Legendary Wallabies back-row George Smith has officially announced his rugby retirement after nearly two decades at the top of the sport.
Smith has been playing with UK side Bristol this season but was released by the club after a short-term contract, a decision that left his future open-ended.
The 38-year-old confirmed his retirement in a statement on Monday evening, reflecting on a journey through rugby that has crossed many borders.
“Finally the day has come where I officially announce my retirement from professional rugby,” he wrote.
“It’s been an absolute privilege to play professionally for the past 20 years. Rugby has provided and given me so much. The dreams that I had of playing rugby professionally as a young bloke, I’m fortunate to say that I’ve lived them and experienced so much more during my time.”
Smith singled out former Brumbies and Wallabies coach Eddie Jones in his statement, thanking the now England mentor for his support from day one of his professional rugby life.
“Special mention to Eddie Jones, who has been a constant supporter and mentor of mine throughout this time,” he wrote.
“The day I rocked up to sign my first Brumbies contract with dreadlocked hair, board shorts and thongs. I think back and shake my head as to why he didn’t just turn me away tight there and then.
“I’m grateful for his advice and friendship.”
Smith has been a constant in the rugby landscape since making his Super Rugby debut back in 2000 for the Brumbies, also playing for French sides Toulon, Lyon and Stade Francais; Japanese outfit Suntory, English clubs Wasps and Bristol as well as the Reds in Australia.
🗣️ "One of the genuine greats that I was fortunate to play with."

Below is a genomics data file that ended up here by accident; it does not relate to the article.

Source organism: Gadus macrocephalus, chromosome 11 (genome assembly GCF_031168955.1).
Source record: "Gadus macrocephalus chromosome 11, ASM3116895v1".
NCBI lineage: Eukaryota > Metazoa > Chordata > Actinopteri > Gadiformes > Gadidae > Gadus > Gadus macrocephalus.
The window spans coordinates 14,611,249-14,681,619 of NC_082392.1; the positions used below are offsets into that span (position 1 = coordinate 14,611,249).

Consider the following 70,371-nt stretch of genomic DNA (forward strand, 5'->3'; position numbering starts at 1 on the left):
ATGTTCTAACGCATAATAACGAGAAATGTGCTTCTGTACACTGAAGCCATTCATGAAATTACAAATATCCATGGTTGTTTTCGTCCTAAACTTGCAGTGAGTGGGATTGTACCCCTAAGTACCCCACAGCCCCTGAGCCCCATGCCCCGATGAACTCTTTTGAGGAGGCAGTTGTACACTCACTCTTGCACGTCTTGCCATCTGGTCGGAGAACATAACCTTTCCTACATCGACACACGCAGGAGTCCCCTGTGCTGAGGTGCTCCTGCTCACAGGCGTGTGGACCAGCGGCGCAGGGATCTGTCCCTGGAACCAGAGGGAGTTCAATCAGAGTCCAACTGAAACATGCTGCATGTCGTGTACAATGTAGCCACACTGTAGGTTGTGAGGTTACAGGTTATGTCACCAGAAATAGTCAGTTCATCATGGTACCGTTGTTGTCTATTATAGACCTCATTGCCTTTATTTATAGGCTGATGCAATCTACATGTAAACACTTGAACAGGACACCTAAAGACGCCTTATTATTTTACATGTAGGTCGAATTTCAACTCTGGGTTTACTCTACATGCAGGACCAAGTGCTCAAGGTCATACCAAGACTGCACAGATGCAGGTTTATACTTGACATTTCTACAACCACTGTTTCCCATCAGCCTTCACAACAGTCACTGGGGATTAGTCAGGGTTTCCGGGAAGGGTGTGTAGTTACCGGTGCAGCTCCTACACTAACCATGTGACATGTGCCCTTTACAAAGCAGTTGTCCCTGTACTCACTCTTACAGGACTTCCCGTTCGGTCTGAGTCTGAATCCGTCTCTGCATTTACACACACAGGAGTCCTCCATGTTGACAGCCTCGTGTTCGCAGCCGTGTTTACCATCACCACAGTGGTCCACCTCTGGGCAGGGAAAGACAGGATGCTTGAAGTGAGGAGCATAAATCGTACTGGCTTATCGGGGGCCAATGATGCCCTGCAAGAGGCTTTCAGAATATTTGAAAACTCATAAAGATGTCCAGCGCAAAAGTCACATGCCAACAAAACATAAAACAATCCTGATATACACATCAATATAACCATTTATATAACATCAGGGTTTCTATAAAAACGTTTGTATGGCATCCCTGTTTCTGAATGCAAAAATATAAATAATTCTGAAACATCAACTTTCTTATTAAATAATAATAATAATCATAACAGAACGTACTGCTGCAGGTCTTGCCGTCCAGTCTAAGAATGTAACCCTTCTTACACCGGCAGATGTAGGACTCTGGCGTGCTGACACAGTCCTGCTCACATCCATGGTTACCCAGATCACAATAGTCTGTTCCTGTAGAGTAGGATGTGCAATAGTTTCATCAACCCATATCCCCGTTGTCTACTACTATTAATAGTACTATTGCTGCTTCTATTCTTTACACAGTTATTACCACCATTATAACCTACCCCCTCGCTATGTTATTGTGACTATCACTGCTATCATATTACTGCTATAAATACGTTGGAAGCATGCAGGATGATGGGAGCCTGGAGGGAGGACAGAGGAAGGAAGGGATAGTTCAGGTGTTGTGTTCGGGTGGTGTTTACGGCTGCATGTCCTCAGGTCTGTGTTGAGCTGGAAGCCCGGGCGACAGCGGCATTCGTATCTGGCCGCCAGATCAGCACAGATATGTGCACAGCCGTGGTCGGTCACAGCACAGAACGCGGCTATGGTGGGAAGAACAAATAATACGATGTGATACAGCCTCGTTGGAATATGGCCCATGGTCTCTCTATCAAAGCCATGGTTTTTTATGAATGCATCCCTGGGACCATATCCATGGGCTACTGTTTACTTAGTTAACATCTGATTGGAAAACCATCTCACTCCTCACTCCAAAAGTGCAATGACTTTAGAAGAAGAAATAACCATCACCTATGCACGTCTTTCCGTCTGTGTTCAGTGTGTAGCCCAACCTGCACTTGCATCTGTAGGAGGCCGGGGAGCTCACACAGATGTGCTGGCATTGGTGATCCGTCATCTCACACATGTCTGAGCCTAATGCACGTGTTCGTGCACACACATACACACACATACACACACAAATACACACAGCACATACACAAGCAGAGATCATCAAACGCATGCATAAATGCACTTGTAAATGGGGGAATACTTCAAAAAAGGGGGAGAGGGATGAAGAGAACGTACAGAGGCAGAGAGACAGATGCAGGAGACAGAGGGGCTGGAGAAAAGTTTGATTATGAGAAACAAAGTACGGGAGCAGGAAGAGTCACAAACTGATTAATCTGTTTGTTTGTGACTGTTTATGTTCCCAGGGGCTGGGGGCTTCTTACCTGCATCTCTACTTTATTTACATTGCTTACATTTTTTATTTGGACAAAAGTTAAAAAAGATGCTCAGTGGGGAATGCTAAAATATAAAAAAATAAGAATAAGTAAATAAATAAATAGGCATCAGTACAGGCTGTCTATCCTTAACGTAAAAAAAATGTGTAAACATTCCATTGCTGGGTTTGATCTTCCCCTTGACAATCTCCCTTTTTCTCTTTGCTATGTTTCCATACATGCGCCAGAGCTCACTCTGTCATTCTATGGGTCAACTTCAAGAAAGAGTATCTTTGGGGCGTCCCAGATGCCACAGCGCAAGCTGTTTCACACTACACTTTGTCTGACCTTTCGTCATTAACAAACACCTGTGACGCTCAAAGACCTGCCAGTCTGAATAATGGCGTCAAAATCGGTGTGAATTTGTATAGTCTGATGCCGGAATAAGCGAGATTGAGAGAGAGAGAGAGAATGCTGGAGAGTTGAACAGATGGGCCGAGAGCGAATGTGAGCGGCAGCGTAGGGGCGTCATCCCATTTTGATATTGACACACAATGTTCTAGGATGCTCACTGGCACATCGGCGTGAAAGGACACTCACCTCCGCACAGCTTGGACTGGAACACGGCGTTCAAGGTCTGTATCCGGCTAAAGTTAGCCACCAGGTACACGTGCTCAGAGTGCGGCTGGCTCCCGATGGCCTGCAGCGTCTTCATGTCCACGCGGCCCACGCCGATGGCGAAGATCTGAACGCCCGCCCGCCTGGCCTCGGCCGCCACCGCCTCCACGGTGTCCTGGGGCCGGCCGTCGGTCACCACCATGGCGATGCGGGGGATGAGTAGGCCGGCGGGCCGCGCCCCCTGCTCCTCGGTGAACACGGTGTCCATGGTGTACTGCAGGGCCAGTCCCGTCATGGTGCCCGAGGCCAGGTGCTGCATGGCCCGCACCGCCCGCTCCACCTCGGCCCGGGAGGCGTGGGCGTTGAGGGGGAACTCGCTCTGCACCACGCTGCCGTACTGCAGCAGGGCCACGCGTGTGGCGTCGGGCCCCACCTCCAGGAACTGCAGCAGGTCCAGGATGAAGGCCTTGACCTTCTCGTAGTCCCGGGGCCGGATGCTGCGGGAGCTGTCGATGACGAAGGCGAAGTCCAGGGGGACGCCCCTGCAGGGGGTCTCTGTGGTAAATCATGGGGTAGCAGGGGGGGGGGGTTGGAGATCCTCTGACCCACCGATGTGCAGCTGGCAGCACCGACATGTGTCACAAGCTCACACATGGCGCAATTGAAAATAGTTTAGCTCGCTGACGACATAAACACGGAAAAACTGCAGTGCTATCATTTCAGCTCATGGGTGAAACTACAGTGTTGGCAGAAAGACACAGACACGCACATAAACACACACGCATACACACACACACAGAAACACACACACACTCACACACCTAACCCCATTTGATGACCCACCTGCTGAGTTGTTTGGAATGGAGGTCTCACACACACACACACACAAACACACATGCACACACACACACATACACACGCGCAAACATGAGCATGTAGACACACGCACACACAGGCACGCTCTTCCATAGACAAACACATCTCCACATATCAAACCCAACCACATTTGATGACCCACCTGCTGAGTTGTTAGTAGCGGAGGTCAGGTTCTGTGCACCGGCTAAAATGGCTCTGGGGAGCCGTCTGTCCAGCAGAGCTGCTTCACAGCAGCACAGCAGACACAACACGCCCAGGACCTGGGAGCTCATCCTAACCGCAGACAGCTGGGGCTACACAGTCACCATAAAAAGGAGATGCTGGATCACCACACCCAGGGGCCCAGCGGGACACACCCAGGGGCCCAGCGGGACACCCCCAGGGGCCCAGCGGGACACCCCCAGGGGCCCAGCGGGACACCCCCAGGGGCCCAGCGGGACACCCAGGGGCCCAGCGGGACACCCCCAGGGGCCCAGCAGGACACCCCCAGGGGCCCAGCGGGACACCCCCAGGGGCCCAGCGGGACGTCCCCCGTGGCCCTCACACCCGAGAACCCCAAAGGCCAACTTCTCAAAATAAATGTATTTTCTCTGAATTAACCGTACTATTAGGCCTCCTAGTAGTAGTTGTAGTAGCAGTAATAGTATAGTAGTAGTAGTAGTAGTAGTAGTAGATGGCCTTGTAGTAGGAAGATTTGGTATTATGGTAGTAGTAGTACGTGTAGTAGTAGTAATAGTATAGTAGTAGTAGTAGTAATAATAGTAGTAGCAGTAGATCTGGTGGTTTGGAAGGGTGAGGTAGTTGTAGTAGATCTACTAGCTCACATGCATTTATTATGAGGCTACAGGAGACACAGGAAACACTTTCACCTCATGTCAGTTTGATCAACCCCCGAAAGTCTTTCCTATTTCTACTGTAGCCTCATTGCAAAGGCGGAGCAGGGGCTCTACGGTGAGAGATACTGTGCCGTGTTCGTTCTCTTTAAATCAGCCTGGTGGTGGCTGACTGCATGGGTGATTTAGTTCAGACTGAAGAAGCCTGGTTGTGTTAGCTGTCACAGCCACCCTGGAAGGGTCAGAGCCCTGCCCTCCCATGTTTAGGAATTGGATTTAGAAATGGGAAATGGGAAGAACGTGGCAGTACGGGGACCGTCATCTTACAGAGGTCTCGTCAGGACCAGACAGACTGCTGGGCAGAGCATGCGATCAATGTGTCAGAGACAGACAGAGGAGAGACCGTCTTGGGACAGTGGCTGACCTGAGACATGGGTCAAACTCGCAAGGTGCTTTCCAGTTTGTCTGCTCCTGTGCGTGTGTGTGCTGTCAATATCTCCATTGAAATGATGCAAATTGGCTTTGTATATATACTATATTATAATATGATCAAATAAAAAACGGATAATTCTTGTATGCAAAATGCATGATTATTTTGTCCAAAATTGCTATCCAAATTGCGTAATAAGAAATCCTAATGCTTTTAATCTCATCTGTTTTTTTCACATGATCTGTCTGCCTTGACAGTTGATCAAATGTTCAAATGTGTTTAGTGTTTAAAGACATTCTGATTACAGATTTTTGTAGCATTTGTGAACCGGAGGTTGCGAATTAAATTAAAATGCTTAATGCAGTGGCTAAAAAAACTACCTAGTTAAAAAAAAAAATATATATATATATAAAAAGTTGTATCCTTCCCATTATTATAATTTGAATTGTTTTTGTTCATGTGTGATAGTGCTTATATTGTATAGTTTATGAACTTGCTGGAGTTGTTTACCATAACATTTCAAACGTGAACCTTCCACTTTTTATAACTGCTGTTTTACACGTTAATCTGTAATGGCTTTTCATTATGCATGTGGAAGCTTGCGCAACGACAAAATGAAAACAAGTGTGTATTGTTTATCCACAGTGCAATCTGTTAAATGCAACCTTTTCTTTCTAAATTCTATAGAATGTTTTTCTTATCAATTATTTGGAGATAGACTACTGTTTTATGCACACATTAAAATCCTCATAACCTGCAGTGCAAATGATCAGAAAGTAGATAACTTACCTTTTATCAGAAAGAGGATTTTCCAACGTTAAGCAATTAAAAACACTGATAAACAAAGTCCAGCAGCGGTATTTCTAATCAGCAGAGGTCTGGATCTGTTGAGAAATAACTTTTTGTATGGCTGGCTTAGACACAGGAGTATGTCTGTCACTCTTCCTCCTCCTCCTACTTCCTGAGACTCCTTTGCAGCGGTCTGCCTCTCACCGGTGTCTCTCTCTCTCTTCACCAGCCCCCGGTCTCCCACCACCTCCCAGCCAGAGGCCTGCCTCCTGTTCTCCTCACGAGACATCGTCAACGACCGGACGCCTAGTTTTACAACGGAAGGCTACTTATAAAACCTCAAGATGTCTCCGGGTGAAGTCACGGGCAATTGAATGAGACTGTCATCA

— Planet Rugby (@PlanetRugby) May 21, 2019
Smith also tallied 111 caps for the Wallabies in a glittering career, the reputation of which still lives on strongly in Australia.
The flanker was the first John Eales Medallist back in 2002 and won the medal again in 2008.
“The day my father registered me with the Warringah Roos at four years of age in Manly I found myself returning to the game every year thereafter,” he wrote.
“I was extremely lucky in my career to have landed myself in Canberra as a young 19-year-old kid, having the luxury of being tutored by the finest peers and coaches in the game at the ACT Brumbies.
“I had a great time there and look back fondly. Those early years in Canberra shaped a part of my rugby identity and further encouraged my personal ambitions to better myself as a rugby player.
“I’m also proud of the opportunities I had to represent the Wallabies on numerous occasions in the past. On reflection, the time spent earning those caps were well worth it.
“Looking back I’m pleased with the impression that i leave behind on my playing contributoin and it is time now to start looking forward to the next chapter that awaits my family and I.”
Smith didn’t give any hints as to what the next step would be for he, wife Louisa and their children Wyatt, Soleil, Ryker and Lafaele, but he would be very much in demand in the coaching realm.
He spent time in the England camp in 2016, helping as a breakdown consultant, and was also involved in the Wallabies fold in the 2017 June Series.